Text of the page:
Amelia Curran headlining at St. Lawrence Acoustic Stage


“Amelia Curran’s album, Spectators, has just been nominated for a Juno in the roots and traditional album of the year, solo category. And she’s coming here to Morrisburg to headline on our stage!” said board member Sandra Whitworth. Curran, (with artist, Jill Zmud, opening for her),  is performing at the St. Lawrence Stage Saturday, March 2, beginning at 7 p.m. 

Already the winner of a 2010 Juno, and first prize winner at the 15th Annual USA Songwriting competition, Amelia Curran has  gained national attention with  War Brides and the 2009 release of Hunter, Hunter.

Of her 2013 Juno nomination, Curran said, “It’s just over-whelming to be nominated again. I see Roots as more of an acoustic style of music. Actually, I still call myself a folk musician and I carry my guitar with me at all times. It’s just never far from my hands.”

Curran’s song writing in particular has deeply impressed critics and audiences alike. She once said of her music, “language is everything.” 

“I love to write in all sorts of forms,” Curran explained in an interview with The Leader. “Songs talk in metaphors, and feelings are hard to convey at the best of times. I obsess over words, searching for the ones that may not be the fanciest or the most pleasing, but still truly reflect what I need to say. You might call me a kind of ‘word snob,’” she laughed. “I love finding that right and perfect word.”

Curran described themes she explores in her music. “Any writer writes about love, of course, but lately I have also been reflecting on social and political responsibilities in my music. Are we doing enough for the world around us?”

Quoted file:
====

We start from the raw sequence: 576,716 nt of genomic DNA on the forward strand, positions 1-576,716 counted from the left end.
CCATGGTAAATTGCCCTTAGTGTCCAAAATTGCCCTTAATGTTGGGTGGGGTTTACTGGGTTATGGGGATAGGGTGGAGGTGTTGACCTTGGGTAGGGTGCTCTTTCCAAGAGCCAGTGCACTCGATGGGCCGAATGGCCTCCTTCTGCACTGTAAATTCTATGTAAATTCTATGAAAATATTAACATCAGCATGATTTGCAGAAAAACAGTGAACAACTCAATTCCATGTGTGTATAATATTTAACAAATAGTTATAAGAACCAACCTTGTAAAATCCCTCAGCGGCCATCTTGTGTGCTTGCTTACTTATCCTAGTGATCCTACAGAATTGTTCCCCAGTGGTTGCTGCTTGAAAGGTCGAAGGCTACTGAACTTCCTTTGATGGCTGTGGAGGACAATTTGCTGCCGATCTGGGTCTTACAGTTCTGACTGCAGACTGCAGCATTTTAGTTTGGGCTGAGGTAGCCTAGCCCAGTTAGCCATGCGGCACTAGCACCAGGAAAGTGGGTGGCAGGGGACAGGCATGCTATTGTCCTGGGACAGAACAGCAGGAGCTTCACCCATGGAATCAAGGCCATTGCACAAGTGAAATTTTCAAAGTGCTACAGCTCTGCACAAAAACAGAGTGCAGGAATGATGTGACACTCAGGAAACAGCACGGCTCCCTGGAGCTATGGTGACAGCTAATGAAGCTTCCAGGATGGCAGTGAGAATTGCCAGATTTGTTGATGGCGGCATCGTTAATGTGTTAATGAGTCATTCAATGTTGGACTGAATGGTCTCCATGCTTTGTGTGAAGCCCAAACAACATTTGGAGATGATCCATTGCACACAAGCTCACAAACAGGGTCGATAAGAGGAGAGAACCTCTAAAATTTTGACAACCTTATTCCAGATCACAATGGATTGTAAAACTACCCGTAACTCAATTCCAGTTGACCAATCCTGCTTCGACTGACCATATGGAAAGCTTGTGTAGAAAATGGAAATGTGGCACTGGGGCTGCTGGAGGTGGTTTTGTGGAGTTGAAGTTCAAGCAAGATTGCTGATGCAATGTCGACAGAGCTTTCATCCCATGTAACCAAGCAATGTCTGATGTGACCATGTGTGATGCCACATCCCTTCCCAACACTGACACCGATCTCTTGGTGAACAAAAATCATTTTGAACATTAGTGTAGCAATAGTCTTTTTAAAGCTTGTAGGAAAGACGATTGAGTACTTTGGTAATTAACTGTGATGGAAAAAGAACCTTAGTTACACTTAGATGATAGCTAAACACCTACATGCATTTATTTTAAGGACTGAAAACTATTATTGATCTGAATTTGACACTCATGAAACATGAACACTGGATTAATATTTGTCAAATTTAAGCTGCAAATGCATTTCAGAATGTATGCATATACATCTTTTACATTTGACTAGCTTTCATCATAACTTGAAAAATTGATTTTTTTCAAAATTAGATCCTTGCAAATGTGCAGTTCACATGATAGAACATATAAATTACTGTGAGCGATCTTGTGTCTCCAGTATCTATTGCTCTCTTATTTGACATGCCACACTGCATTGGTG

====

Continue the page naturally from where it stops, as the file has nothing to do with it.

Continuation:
Fresh from touring extensively in the United Kingdom and Ireland, Curran earned kudos for her concerts in theatres and folk clubs. She says that Europeans are enchanted by the “Canadian identity.” “They ask me if there is something in the water in Canada that produces such great musicians,” she joked. “Of course, being very Canadian, if someone compliments me on my music  my immediate tendency is to shrug off the compliment.”

However, Amelia Curran should be very used to compliments by now. Her musical accomplishments, her lyrical songs, her striking voice, have won her nothing but acclaim. She said she is looking forward to her Morrisburg debut March 2. “I love the Stage’s smaller venue. And I love to have an audience share my thoughts and music with me,” the Juno nominee said. 

Two years ago Jill Zmud performed at the St. Lawrence Stage: she is eagerly looking forward to her return here, and to opening for Amelia Curran.

“I’m a big fan of Amelia and of the St. Lawrence Stage. The board and the audiences are so welcoming and warm.”

Zmud laughingly described her music as “torch/folk. It makes people feel warm and cozy.” She came to vocal music a little later than some: the first years of her career were focused on dance. She switched to vocal music in her early 20’s, leading what she describes as a “double life” ever since. “I think I was steeped in music from a very early age. I wanted, in the end, to create music and not just move to it.”

She originally sang covers, but now writes her own highly original pieces. “My themes tend to rely on what is happening in my life at any particular moment. I lately explored loss with the unexpected death of my father. And as a westerner, I feel strongly connected to the earth. My song Westwinds reflects the huge sky, the wheeling of hawks, and a stretching prairie road.” She composes without an instrument, using just her own striking voice until the melody and words have written themselves.

Currently, Jill Zmud is in the process of creating a new album for release sometime in the next year. “I know that I won’t ever stop making music. I’ve been so lucky,” she said. “My work, my career, involve music in every way. Music is my passion.”

Tickets for Amelia Curran, with Jill Zmud, are $18 in advance or $20 at the door, available at The Basket Case, Strung Out Guitars, Compact Music or at

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